Various people quoted in this New York Times article make the case that the at-least loosely coordinated efforts of cities nationwide to bust up Occupy Wall Street-style camps is actually good for the movement. Right-wingers have been able to smear the larger, worthy protest against corporate dominance of the political process with the isolated acts of criminals and troubled people who have turned up in the camps. It's never been a territorial battle anyway.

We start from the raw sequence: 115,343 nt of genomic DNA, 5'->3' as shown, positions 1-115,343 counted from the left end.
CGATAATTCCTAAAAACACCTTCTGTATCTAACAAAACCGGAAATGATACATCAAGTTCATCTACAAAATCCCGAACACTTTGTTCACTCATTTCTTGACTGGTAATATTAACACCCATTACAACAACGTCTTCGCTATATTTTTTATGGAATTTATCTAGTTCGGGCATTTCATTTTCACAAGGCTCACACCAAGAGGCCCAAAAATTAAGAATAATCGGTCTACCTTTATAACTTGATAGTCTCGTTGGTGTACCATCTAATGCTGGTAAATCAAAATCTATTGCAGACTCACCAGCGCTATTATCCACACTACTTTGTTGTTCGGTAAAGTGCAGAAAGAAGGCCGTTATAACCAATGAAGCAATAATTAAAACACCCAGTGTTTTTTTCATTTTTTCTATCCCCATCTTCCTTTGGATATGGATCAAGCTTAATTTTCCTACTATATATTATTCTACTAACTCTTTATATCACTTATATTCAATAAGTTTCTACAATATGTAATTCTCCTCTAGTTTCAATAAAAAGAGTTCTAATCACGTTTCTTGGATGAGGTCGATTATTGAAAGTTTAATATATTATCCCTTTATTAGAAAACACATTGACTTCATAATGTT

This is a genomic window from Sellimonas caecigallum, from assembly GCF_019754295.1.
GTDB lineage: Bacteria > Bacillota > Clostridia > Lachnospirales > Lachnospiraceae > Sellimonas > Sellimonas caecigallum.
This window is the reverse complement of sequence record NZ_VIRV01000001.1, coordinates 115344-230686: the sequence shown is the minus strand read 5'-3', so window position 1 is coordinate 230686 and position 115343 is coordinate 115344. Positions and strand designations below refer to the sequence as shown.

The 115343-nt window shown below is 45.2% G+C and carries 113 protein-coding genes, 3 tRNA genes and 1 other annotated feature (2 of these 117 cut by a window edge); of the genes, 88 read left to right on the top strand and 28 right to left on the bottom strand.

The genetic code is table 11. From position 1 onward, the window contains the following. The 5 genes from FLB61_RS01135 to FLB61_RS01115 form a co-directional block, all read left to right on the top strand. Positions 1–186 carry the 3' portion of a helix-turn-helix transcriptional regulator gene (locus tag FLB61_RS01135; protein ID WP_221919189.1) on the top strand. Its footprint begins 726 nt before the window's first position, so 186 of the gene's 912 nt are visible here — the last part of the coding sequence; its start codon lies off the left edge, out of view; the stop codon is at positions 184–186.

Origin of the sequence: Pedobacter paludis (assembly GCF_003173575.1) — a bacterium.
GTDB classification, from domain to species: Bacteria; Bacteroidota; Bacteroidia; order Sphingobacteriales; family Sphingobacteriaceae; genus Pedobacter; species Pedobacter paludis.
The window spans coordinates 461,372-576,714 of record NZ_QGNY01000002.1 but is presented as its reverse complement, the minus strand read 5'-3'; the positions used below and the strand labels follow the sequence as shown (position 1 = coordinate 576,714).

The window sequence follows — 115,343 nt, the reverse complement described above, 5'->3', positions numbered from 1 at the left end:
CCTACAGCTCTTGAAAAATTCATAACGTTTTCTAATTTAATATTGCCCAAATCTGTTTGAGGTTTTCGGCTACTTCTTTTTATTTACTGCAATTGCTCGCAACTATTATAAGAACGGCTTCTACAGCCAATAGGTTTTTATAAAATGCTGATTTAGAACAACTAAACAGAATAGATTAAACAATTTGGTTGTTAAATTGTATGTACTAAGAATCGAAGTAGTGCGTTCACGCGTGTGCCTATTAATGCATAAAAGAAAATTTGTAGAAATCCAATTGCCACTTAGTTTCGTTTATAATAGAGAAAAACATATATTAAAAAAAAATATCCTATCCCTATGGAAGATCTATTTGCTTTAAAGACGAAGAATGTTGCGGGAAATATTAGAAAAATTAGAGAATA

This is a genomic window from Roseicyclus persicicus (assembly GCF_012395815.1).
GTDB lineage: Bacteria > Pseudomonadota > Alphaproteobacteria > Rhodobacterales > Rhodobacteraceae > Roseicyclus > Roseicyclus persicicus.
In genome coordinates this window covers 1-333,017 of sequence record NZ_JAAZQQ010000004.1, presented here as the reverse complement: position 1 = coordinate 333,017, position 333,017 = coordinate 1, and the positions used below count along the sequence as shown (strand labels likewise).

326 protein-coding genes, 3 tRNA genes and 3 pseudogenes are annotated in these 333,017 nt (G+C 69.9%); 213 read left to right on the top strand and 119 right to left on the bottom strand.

Sympathy is high for the general proposition that corporations get a risk-free, taxpayer-subsidized path to riches while the poor and middle class keep getting squeezed. That message can be advanced by means other than camps, which have succeeded wildly in commanding worldwide attention. The down side is that the focus and unity fostered by the camps could quickly dissipate.
REMINDER: Occupy Little Rock soldiers on quietly, with the city so far benignly accepting their presence on an empty lot by Interstate 30. Members of the group are on a panel discussion at 6 p.m. tonight at the Clinton School. Those I've talked with are a well-informed bunch.